Taking Control of Your Dietary Composition Part 10

In recent years, ketogenic diets have become popular in large part because of the belief that this way of eating promotes fat loss. Aketogenic diet requires restricting the amount of carbohydrates you ingest to increase the degree to which your body relies on stored fat for fuel. On the surface, it seems reasonable to think that this would make you lose more fat because if you’re using more, you should be losing more. But if you’ve read previous installments, you should realize that this might not be the case. Simply stated, body fat is increased, decreased or maintained solely as a function of energy balance; that is, how many kilocalories you ingest each day compared to the amount you expend. So, even if your energetic requirement is satisfied exclusively by using the energy contained in your fat stores, you could wind up not losing any of those stores (or even adding to them) if you’re not taking in less energy than you use (i.e., if a caloric deficit is not present). And the energy in foods is contained in all three macronutrients, which means it is provided by protein and dietary fat in addition to carbohydrates. Consequently, banishing carbs in favor of one or both of the other macronutrients in and of itself will not ensure that the caloric deficit you require to reduce fat stores is present.   

Consider, for example, brothers with identical caloric maintenance levels (i.e., energy intakes required to maintain their current fat stores; in this case, let’s say 2,000 kilocalories per day) who embark on fat-loss diets. Carl decides to ingest 1,500 kilocalories per day and chooses to obtain most of this energy from carbohydrates. Specifically, he eats 225 grams each day, which means carbs provide 60 percent of his caloric intake (one gram of carbohydrates contributes four kilocalories of energy, so 225 grams would provide 900, which is 60 percent of 1,500). He is also aware that the USDA recommends that 45-65 percent of energy intake should be devoted to this macronutrient, so he’s confident that this is the best strategy. On the other hand, Keith believes that carbs are the culprit, so he decides to go the ketogenic route. Specifically, he cuts carb intake to 75 grams per day and compensates by ingesting more of the other two macronutrients. The end result is that, like his brother, he winds up taking in 1,500 kilocalories per day; however, only 20 percent of that energy is provided by carbs.

Carl is operating at a caloric deficit of 500 kilocalories per day and there are 3,500 kilocalories contained in a pound of fat, so he will lose one pound of fat each week. However, other than fat stores, everything else in his body will remain constant, which is not the case for Keith. Carbohydrates are stored in the body as both glycogen (in the liver and muscle) and glucose (in the blood) and during the initial stage of Keith’s diet, his glycogen stores will be reduced and he will lose this weight. What is more, for every gram of glycogen stored, ~2.7 grams of water are packed with it, so he will experience additional weight loss as this water also leaves his body. However, once glycogen stores bottom out (they will not be totally eradicated, but they will be present in unusually low levels), Keith will begin satisfying his 500-kilocalorie-per-day deficit just like his brother was from the beginning, which is by accessing existing fat stores. And from this point forward, the brothers will reduce body fat at the same rate.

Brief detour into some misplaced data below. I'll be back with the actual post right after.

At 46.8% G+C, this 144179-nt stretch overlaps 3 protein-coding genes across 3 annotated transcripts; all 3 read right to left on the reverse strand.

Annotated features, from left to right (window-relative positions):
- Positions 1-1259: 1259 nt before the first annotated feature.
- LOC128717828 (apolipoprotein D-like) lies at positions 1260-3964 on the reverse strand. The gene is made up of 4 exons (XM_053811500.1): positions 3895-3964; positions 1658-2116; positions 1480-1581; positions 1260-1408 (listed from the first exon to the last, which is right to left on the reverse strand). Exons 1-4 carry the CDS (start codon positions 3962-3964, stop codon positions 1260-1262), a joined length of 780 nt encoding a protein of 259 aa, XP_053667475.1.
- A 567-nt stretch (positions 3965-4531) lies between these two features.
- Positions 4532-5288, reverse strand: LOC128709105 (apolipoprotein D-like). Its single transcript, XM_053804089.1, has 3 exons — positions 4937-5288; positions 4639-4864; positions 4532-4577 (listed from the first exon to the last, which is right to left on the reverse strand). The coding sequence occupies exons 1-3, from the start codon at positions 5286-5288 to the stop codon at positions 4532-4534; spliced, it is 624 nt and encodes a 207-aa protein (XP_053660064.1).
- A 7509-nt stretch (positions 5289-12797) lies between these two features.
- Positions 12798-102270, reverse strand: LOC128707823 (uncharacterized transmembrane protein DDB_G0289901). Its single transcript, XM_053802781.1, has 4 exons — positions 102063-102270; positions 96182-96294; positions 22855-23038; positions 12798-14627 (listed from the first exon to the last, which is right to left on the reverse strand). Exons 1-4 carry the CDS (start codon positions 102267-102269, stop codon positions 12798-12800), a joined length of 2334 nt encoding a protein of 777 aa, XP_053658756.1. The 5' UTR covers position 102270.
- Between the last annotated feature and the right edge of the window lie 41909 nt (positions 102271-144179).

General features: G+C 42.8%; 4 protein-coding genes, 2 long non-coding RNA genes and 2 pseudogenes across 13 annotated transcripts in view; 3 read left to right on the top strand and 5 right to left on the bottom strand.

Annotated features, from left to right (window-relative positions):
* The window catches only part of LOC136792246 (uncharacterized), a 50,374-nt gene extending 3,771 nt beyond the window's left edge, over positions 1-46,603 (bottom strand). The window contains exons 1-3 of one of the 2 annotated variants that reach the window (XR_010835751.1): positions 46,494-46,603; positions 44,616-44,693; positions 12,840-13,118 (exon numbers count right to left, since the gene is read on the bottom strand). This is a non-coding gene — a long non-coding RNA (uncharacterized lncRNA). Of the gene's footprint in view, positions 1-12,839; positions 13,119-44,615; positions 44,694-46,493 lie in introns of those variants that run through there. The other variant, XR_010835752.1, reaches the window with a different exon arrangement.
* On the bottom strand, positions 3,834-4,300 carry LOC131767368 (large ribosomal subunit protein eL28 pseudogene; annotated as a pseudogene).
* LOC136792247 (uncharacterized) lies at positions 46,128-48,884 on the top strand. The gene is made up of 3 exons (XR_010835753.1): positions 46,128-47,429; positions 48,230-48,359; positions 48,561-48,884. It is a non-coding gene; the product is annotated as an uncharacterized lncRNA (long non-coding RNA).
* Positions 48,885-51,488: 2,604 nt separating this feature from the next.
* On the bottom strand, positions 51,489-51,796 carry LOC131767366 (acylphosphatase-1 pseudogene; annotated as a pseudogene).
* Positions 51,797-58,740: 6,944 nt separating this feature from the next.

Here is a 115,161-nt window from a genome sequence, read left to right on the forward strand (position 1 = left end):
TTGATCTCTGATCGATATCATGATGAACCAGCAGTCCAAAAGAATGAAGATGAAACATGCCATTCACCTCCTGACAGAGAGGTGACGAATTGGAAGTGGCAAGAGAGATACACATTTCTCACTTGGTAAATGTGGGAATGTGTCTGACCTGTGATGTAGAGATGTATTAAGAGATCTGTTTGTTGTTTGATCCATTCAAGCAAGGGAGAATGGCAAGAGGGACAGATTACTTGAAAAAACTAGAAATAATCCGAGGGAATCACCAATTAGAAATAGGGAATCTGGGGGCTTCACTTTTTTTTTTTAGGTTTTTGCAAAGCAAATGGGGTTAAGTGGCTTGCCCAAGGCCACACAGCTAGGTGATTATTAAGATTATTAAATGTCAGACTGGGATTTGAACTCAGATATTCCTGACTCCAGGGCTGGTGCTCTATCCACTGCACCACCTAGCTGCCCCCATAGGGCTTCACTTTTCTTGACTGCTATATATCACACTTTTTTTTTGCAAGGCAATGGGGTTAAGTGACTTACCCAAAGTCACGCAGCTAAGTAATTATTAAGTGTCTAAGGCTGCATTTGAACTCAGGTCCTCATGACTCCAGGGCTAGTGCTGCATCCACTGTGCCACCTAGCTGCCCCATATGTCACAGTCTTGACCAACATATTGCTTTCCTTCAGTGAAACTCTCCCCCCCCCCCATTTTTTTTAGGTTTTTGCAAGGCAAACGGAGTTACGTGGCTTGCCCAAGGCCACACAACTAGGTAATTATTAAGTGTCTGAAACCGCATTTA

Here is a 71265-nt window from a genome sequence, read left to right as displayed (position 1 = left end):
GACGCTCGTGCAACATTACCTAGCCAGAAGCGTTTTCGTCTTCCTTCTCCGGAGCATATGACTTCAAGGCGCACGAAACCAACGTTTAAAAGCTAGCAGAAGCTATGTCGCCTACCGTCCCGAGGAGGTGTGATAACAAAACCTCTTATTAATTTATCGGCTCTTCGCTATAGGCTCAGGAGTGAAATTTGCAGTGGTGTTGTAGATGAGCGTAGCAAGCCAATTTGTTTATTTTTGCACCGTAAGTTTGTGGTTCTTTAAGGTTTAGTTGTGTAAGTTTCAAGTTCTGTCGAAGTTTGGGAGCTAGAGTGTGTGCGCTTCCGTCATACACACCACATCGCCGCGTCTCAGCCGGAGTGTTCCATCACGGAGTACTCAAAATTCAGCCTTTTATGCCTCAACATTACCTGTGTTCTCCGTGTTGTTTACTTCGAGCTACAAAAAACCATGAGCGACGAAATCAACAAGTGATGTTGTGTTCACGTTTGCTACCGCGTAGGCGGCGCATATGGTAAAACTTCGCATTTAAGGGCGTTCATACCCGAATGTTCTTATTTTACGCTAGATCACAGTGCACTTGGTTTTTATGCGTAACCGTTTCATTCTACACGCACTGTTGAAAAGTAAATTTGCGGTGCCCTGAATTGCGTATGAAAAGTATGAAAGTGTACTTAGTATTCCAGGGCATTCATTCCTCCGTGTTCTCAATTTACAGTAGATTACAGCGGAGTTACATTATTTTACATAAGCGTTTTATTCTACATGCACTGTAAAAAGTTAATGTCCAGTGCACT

Being that the loss of stored fat (as opposed to glycogen or water) is the goal, the brothers will achieve similar results (i.e., loss of one pound of fat per week). However, their disparate strategies will result in marked differences in the way their bodies operate. Carl will satisfy energetic requirements by using either stored fat or glycogen, which is beneficial because the latter is the required fuel when rate of energy utilization is moderate/high. This is why endurance athletes carb load prior to events to maximize stores and, conversely, why marathon runners “hit the wall” and reduce their pace when stores run low and they must rely more on fat. But it is important to note that even though Carl is using glycogen instead of fat in these circumstances, his energy deficit will ultimately be satisfied exclusively by fat breakdown because glycogen stores will be used/replenished at the same rate. Conversely, Keith must rely on fat to satisfy a much greater percentage of his energetic needs, which limits the rate at which he can expend energy (for example, perform aerobic exercise to help set up his deficit) and also alters how his fat is broken down. It is this latter change that is responsible for the effects of the ketogenic diet, which range from potentially fatal if ketosis is severe (e.g., diabetic ketosis) to relatively benign if it is mild (dietary ketosis; for example, like that which I have described above). It is this latter form of ketosis that might be beneficial for fat loss according to findings by Johnstone et al. although this wouldn’t be the case for Keith given the circumstances I describe.

This article was originally published in New Living Magazine, which can be accessed on-line at www.newliving.com




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